SRVH College Intern Tales: The Evolution of My Experience
Authored by Sherrard Roe Voigt & Harbison summer college intern William Murphy.
The summer of 2020 was a unique period in my life. I was fresh out of high school, had just been accepted to Morehouse College, and competed successfully for an internship at Sherrard Roe Voigt & Harbison. At the time, I was beyond excited to have received the opportunity to work at a law firm. There was, of course, one caveat: it would be completely virtual.
COVID-19 forced everyone within the firm, from paralegals to partners, to adjust their lifestyles and routines. Initially, I struggled to imagine how I might fit into such a situation and how I might take full advantage of an online internship. Leah Atkinson, my assigned advisor at the firm, alleviated my concerns by ensuring my participation. She worked diligently to schedule zoom calls, communicate with attorneys, and offer her mentorship. Leah and the Nashville Bar Association Internship Program paved the way for a great experience.
The pandemic was, of course, longer than anyone could have imagined. As a result, I completed my entire Freshman year of college online. Attending college in a pandemic is akin to playing a sport with no scoring or timeouts. The essays were assigned, the math exams were difficult, and networking was necessary, but there were no outlets—parties, friend groups, etc.—to rely on or celebrate. As a result, I was even more excited than before to return to Sherrard Roe Voigt & Harbison.
The first thing you notice when you walk into a law firm is that attorneys are incredibly gifted and intelligent people. There is a notable distinction between watching Perry Mason and speaking to a group of attorneys daily. I believe there are two things to do when surrounded by people of that stature: you can shrink or grow. I will say I did both. As an eighteen-year-old who had yet to step foot on a college campus, I began my internship with a shrinking phase. It was not for lack of a boisterous personality or because I had a timid disposition; it was because I had much to learn about navigating Corporate America. No one in my family had ever been an attorney or even received a graduate degree. As a result, I felt very out of place and uncomfortable. When I realized this, I became proactive about ensuring I could still be successful.
I knew from my relationships with previous mentors that it was essential that the mentee take the first steps in the relationship. As a result, I networked in the firm as often as possible. In-between assignments, I would ask attorneys to meet for lunch, coffee, or general conversation. Cornell Kennedy was the first attorney I reached out to during this phase, and he gave me extensive advice and recommended other attorneys who would like to get lunch. Over the coming weeks, my confidence grew, and my vision of myself as an attorney continued to crystallize. I also began to get more assignments from the attorneys I’d connected with, and I developed strong relationships that I was able to maintain during the following school year. Near the end of the summer, I could confidently say I grew.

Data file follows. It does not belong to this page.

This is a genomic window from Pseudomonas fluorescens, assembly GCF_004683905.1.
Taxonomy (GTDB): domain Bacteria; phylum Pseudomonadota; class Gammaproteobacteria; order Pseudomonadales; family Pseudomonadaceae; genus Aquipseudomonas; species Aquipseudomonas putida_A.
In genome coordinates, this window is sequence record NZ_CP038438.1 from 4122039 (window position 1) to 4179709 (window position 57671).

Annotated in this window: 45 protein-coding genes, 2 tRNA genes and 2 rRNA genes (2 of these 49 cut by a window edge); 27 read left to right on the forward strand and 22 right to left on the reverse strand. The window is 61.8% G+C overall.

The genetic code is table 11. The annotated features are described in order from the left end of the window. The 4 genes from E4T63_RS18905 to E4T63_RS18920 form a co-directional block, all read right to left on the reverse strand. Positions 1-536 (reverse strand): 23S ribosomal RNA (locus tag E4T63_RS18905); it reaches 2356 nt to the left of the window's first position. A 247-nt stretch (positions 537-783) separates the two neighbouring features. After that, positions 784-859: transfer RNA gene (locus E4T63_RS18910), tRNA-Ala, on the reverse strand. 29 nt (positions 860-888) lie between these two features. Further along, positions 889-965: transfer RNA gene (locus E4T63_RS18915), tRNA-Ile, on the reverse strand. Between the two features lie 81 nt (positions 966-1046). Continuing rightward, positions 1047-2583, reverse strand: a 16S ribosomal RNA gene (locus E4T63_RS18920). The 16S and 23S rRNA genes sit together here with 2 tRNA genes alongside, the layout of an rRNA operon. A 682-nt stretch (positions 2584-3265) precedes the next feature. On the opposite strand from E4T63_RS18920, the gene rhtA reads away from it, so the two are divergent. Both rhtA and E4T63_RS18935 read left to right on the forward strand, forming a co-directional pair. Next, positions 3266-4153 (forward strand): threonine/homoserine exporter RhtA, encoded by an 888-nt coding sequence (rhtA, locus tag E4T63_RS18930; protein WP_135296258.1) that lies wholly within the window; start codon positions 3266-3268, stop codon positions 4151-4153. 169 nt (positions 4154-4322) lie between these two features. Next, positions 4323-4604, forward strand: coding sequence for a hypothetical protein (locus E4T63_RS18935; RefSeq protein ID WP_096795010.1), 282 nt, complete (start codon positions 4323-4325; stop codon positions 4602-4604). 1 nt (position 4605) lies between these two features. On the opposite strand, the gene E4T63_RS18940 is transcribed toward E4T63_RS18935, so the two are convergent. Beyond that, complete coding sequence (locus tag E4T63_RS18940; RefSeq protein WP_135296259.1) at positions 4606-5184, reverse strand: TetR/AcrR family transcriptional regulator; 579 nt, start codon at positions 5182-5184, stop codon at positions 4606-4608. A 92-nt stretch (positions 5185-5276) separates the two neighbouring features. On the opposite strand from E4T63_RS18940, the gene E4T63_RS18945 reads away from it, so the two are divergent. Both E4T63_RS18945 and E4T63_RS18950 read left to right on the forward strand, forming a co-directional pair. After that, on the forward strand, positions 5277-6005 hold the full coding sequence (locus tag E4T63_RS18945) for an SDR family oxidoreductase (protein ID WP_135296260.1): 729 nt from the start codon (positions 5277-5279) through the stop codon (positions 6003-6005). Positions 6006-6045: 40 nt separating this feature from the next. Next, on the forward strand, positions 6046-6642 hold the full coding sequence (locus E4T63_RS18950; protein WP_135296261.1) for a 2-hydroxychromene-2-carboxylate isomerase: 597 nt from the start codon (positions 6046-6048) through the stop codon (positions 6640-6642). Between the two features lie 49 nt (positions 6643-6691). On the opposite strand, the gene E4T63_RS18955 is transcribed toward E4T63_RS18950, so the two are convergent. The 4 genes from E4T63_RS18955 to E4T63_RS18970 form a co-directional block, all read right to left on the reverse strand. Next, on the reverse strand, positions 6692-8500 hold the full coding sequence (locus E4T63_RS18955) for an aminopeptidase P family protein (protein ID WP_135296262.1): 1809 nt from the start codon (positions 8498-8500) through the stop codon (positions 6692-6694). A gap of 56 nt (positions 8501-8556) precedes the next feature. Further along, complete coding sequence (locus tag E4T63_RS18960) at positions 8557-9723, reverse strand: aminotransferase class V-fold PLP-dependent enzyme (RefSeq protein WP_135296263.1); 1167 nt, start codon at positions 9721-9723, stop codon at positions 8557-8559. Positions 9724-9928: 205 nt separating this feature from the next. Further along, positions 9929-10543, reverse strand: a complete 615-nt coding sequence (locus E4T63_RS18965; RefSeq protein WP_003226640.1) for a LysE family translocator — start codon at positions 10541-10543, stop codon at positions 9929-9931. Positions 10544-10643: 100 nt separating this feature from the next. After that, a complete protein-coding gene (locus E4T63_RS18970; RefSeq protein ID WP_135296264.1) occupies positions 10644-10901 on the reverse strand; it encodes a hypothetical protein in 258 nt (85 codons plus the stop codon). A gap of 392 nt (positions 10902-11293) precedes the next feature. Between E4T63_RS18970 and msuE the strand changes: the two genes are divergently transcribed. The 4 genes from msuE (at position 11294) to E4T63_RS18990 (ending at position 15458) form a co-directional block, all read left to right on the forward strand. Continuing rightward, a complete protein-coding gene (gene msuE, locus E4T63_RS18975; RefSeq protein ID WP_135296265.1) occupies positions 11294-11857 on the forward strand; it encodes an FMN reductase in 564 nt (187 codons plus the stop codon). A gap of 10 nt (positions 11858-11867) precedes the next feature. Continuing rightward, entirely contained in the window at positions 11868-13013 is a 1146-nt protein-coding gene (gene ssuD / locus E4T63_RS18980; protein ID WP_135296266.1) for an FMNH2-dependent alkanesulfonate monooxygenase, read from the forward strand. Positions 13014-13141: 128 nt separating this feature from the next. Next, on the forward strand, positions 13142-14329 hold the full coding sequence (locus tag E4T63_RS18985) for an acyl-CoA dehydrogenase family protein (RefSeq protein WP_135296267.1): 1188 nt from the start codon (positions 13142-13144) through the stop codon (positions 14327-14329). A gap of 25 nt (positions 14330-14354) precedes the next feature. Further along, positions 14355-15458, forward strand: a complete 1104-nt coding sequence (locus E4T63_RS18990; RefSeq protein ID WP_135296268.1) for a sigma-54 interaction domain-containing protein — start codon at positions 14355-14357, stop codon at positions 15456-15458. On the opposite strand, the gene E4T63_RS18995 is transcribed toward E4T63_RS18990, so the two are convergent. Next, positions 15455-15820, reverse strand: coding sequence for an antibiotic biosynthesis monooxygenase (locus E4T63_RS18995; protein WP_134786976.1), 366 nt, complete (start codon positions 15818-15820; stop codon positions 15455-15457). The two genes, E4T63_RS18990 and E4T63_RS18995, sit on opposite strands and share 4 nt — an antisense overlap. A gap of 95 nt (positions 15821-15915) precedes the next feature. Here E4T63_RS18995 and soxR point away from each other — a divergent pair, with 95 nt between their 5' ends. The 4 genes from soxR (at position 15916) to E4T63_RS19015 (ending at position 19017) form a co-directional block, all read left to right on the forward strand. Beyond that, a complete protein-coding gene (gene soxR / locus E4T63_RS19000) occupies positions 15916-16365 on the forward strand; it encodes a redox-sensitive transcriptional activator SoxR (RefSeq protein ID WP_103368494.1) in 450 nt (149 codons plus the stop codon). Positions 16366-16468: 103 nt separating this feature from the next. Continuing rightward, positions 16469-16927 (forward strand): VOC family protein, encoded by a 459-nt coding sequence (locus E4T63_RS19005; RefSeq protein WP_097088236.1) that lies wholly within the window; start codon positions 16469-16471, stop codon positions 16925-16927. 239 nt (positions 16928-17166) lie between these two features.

Describing my sophomore year at Morehouse College, an HBCU located in Atlanta, Georgia, would likely require a book to do it justice. It was the single most transformative experience of my life. The conception of the “Morehouse Man” and the institution’s focus on developing you as one permeates every aspect of one’s life. At Morehouse, I received training tailored to my experience and developed an understanding of the various industries and how to navigate them. My extroversion enabled the development of close relationships with people who were equally or more ambitious than I. As a result, my understanding of and approach to Corporate America improved. I believe I saw that most clearly when I returned to Sherrard Roe Voigt & Harbison this summer.
I began where I left off the previous summer. This time, I was even more driven and excited to connect. I’d developed close relationships with several attorneys and intended to enhance my relationships with people within the firm. I regularly sought out assignments and discussed my interest in legal academia, which eventually resulted in co-authoring a blog post with Will Pugh. The attorneys at Sherrard and Roe were keen to reward my intellectual curiosity and always had assignments on hand when they could fit me in. Now, I am working on two different projects of similar magnitude: one covering the process of forming a Limited Liability Company, and the other discussing telemedicine and special fraud alerts.
Although there were significant changes to my approach, the firm had also changed in many ways. There were more attorneys in the office, I worked more closely with the summer associates, and Rachel, a college intern, was now available to talk to and share experiences. This led to a more collegial environment where I felt more at home.
I just returned from a brief experience at JPMorgan Chase & Co., where I worked for six weeks in New York within their Private Bank. I enjoyed my time there and could not help but think about my experiences at Sherrard Roe Voigt & Harbison. Working alongside and learning from the attorneys here has prepared me to succeed. I am excited to see what the future holds, and I am glad growth has been the ultimate outcome.[bas121]/Adobe